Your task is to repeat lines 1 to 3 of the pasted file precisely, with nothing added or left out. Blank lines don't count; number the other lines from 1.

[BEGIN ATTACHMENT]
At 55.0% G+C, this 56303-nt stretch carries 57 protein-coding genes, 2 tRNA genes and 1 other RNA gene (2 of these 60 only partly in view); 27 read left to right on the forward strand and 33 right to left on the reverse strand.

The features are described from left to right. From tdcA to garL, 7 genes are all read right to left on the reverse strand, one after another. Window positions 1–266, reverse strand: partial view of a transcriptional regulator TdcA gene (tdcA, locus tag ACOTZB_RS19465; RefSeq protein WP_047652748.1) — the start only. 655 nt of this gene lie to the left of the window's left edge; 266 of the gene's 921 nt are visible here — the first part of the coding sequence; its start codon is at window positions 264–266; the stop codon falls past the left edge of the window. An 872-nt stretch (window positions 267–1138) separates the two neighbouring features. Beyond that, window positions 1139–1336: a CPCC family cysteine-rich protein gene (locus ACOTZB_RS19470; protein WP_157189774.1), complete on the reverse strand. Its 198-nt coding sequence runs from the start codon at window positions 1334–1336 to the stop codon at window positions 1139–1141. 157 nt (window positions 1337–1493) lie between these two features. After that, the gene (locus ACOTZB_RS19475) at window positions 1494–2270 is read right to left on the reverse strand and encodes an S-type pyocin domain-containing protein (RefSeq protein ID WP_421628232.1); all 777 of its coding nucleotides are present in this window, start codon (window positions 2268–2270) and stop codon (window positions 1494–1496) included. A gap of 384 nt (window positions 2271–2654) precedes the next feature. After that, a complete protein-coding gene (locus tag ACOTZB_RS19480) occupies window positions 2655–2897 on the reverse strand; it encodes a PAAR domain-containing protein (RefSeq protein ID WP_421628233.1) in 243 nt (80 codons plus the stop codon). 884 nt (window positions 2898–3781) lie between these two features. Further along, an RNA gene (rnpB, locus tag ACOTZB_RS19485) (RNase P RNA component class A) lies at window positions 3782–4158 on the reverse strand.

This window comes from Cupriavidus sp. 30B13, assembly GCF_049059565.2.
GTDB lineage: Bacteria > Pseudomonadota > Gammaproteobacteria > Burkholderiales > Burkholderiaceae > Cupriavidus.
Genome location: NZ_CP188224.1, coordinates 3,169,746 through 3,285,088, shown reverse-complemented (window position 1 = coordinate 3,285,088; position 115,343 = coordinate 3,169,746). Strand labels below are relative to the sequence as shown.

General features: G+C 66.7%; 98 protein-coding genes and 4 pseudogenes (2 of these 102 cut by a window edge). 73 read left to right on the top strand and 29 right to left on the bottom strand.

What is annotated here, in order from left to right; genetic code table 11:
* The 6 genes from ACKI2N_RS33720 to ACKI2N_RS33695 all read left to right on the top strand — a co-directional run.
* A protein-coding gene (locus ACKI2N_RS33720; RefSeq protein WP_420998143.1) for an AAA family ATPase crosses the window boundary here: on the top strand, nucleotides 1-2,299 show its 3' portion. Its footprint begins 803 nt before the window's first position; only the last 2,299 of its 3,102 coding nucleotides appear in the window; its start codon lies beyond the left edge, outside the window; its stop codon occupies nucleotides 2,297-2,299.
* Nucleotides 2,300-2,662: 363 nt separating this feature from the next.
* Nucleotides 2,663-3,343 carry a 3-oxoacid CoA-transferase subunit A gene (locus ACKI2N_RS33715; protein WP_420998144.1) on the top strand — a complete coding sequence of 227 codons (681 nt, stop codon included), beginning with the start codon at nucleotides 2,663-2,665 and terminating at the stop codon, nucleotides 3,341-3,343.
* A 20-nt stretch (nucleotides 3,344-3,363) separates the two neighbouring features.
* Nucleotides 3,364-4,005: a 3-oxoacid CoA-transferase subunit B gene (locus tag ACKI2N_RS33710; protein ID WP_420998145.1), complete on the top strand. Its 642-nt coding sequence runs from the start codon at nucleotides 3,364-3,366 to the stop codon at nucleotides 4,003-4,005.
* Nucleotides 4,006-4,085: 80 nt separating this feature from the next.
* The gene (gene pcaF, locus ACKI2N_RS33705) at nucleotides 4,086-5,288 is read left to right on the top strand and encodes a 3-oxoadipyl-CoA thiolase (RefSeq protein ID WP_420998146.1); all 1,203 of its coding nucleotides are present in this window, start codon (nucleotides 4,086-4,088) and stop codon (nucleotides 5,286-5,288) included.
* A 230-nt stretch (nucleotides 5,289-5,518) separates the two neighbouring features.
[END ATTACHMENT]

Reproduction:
At 55.0% G+C, this 56303-nt stretch carries 57 protein-coding genes, 2 tRNA genes and 1 other RNA gene (2 of these 60 only partly in view); 27 read left to right on the forward strand and 33 right to left on the reverse strand.

The features are described from left to right. From tdcA to garL, 7 genes are all read right to left on the reverse strand, one after another. Window positions 1–266, reverse strand: partial view of a transcriptional regulator TdcA gene (tdcA, locus tag ACOTZB_RS19465; RefSeq protein WP_047652748.1) — the start only. 655 nt of this gene lie to the left of the window's left edge; 266 of the gene's 921 nt are visible here — the first part of the coding sequence; its start codon is at window positions 264–266; the stop codon falls past the left edge of the window. An 872-nt stretch (window positions 267–1138) separates the two neighbouring features. Beyond that, window positions 1139–1336: a CPCC family cysteine-rich protein gene (locus ACOTZB_RS19470; protein WP_157189774.1), complete on the reverse strand. Its 198-nt coding sequence runs from the start codon at window positions 1334–1336 to the stop codon at window positions 1139–1141. 157 nt (window positions 1337–1493) lie between these two features. After that, the gene (locus ACOTZB_RS19475) at window positions 1494–2270 is read right to left on the reverse strand and encodes an S-type pyocin domain-containing protein (RefSeq protein ID WP_421628232.1); all 777 of its coding nucleotides are present in this window, start codon (window positions 2268–2270) and stop codon (window positions 1494–1496) included. A gap of 384 nt (window positions 2271–2654) precedes the next feature. After that, a complete protein-coding gene (locus tag ACOTZB_RS19480) occupies window positions 2655–2897 on the reverse strand; it encodes a PAAR domain-containing protein (RefSeq protein ID WP_421628233.1) in 243 nt (80 codons plus the stop codon). 884 nt (window positions 2898–3781) lie between these two features. Further along, an RNA gene (rnpB, locus tag ACOTZB_RS19485) (RNase P RNA component class A) lies at window positions 3782–4158 on the reverse strand.

This window comes from Cupriavidus sp. 30B13, assembly GCF_049059565.2.